Jeremy Woolf

Called: 1986

Jeremy Woolf

Jeremy’s advisory practice covers a wide area of both direct and indirect tax issues and a mixture of contentious and advisory work. Contentious work includes negligence, judicial review and variation of trust act and rectification proceedings raising tax issues.

Jeremy is qualified to accept Public Access instructions.

Privacy Policy

A copy of Jeremy’s privacy notice can be found here.

  • Career

    Called 1986

  • Areas of practice

    Jeremy’s work includes the following:

    Corporate and business taxes

    Providing advice about and acting in disputes relating to:

    • incorporations and corporate restructuring and sales, including the SDLT and VAT consequences of such transactions. He has recently been acting for clients who have been in dispute with HMRC about the application of the transaction in securities provisions and entrepreneurs’ relief;
    • property development transactions, including SDLT and VAT issues;
    • partnership structures, including the rules relating to mixed partnerships and partnerships with solely corporate members, including SDLT and VAT issues connected to such structures;
    • employee incentives, including the agency provisions, IR35 and the managed services legislation, share schemes and issues connected to both registered and unapproved pension schemes and the use of employee benefit trusts. This work has extended to being instructed on professional negligence actions in relation to such planning.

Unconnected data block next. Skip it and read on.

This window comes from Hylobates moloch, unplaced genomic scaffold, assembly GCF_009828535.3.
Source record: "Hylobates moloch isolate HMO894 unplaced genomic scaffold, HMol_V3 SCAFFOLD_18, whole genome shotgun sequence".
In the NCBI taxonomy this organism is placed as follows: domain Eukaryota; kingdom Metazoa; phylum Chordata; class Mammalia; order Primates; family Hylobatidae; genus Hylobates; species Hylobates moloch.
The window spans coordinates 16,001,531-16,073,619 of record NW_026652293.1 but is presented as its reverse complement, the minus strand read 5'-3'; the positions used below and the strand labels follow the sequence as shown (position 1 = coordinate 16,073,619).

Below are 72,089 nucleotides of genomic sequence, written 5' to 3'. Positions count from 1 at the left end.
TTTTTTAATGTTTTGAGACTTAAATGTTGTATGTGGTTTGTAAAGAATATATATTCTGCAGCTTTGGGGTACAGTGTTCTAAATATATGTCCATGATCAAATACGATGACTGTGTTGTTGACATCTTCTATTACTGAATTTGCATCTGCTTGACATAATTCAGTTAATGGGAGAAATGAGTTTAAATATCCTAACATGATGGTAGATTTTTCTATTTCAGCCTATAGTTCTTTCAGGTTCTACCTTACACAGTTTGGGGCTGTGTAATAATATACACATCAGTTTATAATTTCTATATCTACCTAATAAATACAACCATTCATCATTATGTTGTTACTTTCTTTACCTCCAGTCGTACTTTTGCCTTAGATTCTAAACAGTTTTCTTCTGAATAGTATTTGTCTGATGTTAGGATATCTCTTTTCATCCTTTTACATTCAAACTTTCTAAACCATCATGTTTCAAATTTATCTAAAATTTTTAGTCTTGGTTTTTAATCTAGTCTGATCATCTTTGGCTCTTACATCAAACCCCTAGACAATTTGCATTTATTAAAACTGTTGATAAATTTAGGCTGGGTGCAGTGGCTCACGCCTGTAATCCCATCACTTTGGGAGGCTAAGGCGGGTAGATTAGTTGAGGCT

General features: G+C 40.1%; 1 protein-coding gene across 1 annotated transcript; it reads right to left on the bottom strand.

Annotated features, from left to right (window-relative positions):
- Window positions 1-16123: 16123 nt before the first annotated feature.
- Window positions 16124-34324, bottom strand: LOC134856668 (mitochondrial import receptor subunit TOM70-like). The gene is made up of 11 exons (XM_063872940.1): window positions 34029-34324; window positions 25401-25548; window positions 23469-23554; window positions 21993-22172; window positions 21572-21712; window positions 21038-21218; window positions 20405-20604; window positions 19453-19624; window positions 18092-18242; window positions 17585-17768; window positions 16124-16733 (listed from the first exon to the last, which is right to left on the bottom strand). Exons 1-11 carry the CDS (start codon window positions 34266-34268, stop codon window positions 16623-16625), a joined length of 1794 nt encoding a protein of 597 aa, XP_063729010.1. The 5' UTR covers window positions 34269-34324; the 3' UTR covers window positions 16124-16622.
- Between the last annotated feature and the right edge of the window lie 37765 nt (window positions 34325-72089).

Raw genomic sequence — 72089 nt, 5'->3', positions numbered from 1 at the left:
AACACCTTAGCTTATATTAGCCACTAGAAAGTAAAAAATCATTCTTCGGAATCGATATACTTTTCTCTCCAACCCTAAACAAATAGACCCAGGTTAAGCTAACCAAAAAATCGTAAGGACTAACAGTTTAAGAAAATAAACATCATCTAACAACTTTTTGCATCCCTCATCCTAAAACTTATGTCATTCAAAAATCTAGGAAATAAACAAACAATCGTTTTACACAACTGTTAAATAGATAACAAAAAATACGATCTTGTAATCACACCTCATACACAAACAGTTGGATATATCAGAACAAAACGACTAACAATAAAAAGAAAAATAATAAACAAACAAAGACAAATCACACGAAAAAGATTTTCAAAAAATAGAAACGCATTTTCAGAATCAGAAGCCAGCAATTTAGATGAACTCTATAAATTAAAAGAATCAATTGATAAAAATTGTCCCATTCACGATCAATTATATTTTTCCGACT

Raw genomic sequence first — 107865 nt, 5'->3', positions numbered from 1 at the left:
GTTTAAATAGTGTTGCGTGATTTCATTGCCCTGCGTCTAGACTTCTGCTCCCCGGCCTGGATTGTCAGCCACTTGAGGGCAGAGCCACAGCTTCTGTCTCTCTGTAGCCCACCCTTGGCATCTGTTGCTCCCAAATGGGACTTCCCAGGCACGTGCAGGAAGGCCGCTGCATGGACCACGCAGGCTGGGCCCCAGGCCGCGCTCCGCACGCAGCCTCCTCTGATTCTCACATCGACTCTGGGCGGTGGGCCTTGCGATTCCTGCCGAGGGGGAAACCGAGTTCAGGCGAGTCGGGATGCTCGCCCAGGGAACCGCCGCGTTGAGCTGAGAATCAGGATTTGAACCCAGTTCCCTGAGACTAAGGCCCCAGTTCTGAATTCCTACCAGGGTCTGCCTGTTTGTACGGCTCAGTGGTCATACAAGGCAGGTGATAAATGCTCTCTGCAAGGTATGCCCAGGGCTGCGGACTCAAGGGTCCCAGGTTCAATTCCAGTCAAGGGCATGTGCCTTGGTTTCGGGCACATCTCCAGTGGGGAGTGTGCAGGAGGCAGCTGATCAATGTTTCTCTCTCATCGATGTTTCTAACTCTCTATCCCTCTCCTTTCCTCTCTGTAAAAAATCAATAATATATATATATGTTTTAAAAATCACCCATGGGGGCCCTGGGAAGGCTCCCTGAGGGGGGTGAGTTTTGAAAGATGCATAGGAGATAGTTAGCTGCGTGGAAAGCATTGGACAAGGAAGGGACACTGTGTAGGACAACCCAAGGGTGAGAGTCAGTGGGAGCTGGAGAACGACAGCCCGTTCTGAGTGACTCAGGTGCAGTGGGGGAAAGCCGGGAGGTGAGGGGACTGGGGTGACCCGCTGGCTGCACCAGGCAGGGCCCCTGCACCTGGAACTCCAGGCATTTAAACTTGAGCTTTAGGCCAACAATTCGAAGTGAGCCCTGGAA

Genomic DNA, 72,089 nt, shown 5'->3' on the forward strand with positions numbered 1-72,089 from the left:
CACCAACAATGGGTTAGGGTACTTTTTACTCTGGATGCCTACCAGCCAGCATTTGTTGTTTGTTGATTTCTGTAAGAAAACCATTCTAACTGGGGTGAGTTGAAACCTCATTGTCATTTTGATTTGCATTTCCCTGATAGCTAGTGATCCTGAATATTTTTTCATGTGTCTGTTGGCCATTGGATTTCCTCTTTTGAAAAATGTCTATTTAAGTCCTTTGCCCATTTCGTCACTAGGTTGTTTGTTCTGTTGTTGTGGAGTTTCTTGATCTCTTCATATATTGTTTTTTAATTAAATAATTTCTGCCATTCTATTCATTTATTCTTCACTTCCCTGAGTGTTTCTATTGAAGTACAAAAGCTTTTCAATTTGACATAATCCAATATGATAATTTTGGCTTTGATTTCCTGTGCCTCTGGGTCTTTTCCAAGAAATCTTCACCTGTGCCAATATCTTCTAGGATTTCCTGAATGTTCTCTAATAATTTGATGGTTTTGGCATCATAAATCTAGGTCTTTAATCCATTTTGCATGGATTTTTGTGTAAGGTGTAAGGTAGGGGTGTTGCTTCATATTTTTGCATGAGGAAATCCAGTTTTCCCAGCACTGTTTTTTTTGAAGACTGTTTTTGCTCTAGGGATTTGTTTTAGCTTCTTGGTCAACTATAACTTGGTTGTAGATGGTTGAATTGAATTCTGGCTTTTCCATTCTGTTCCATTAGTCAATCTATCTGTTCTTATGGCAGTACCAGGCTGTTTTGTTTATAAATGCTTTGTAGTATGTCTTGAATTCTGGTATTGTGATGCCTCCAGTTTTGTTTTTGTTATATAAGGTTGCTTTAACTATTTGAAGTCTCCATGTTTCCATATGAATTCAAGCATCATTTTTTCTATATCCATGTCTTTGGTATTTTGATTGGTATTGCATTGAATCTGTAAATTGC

VAT and customs and excise duties

    Jeremy has appeared in three references in the Court of Justice in Luxembourg. He is a member of the Chartered Institute of Taxation (CIOT) indirect tax committee and chairs the indirect tax committee of CFE Tax Advisors Europe. He is also one of CFE Tax Advisors Europe’s representatives on the European Commission VAT expert group. Recent contentious work has included acting in disputes about VAT and customs duties on aircraft parts and in disputes about the VAT charges on cross-border professional services and the recovery of input tax on free legal services. He has also acted in MTIC disputes. He has provided advice on the availability of exemptions and the VAT consequences of property transactions and the VAT consequences of using crypto-currencies and e-tokens and making claims to recover overpaid VAT.


    Stamp taxes